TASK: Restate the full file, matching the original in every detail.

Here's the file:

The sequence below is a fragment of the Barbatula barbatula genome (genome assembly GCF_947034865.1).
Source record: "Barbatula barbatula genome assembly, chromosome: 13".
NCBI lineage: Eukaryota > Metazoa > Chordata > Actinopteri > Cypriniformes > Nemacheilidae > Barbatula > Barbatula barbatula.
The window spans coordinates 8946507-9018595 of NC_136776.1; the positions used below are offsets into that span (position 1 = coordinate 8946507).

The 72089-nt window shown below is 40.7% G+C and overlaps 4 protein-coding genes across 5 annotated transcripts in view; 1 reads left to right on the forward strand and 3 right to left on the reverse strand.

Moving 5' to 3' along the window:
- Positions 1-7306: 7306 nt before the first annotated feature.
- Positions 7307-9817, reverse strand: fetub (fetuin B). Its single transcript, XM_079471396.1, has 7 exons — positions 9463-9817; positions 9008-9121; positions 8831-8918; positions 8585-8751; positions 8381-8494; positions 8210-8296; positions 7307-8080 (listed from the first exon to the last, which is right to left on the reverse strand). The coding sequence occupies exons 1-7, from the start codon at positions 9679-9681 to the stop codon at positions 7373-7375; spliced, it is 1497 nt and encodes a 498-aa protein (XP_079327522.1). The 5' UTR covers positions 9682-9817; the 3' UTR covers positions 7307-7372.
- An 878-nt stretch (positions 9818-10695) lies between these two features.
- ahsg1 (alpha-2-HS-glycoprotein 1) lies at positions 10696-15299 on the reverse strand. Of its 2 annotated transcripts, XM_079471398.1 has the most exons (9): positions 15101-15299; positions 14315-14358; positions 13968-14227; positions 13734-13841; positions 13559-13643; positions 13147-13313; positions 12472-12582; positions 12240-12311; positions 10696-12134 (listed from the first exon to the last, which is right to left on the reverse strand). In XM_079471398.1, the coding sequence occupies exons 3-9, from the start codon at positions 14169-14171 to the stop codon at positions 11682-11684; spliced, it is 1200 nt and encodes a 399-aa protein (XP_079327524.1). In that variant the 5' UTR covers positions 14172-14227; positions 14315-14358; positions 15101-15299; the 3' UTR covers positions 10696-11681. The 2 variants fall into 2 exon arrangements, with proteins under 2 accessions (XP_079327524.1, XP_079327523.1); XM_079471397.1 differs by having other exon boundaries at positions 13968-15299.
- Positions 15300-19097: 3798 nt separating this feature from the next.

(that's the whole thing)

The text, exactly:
The sequence below is a fragment of the Barbatula barbatula genome (genome assembly GCF_947034865.1).
Source record: "Barbatula barbatula genome assembly, chromosome: 13".
NCBI lineage: Eukaryota > Metazoa > Chordata > Actinopteri > Cypriniformes > Nemacheilidae > Barbatula > Barbatula barbatula.
The window spans coordinates 8946507-9018595 of NC_136776.1; the positions used below are offsets into that span (position 1 = coordinate 8946507).

The 72089-nt window shown below is 40.7% G+C and overlaps 4 protein-coding genes across 5 annotated transcripts in view; 1 reads left to right on the forward strand and 3 right to left on the reverse strand.

Moving 5' to 3' along the window:
- Positions 1-7306: 7306 nt before the first annotated feature.
- Positions 7307-9817, reverse strand: fetub (fetuin B). Its single transcript, XM_079471396.1, has 7 exons — positions 9463-9817; positions 9008-9121; positions 8831-8918; positions 8585-8751; positions 8381-8494; positions 8210-8296; positions 7307-8080 (listed from the first exon to the last, which is right to left on the reverse strand). The coding sequence occupies exons 1-7, from the start codon at positions 9679-9681 to the stop codon at positions 7373-7375; spliced, it is 1497 nt and encodes a 498-aa protein (XP_079327522.1). The 5' UTR covers positions 9682-9817; the 3' UTR covers positions 7307-7372.
- An 878-nt stretch (positions 9818-10695) lies between these two features.
- ahsg1 (alpha-2-HS-glycoprotein 1) lies at positions 10696-15299 on the reverse strand. Of its 2 annotated transcripts, XM_079471398.1 has the most exons (9): positions 15101-15299; positions 14315-14358; positions 13968-14227; positions 13734-13841; positions 13559-13643; positions 13147-13313; positions 12472-12582; positions 12240-12311; positions 10696-12134 (listed from the first exon to the last, which is right to left on the reverse strand). In XM_079471398.1, the coding sequence occupies exons 3-9, from the start codon at positions 14169-14171 to the stop codon at positions 11682-11684; spliced, it is 1200 nt and encodes a 399-aa protein (XP_079327524.1). In that variant the 5' UTR covers positions 14172-14227; positions 14315-14358; positions 15101-15299; the 3' UTR covers positions 10696-11681. The 2 variants fall into 2 exon arrangements, with proteins under 2 accessions (XP_079327524.1, XP_079327523.1); XM_079471397.1 differs by having other exon boundaries at positions 13968-15299.
- Positions 15300-19097: 3798 nt separating this feature from the next.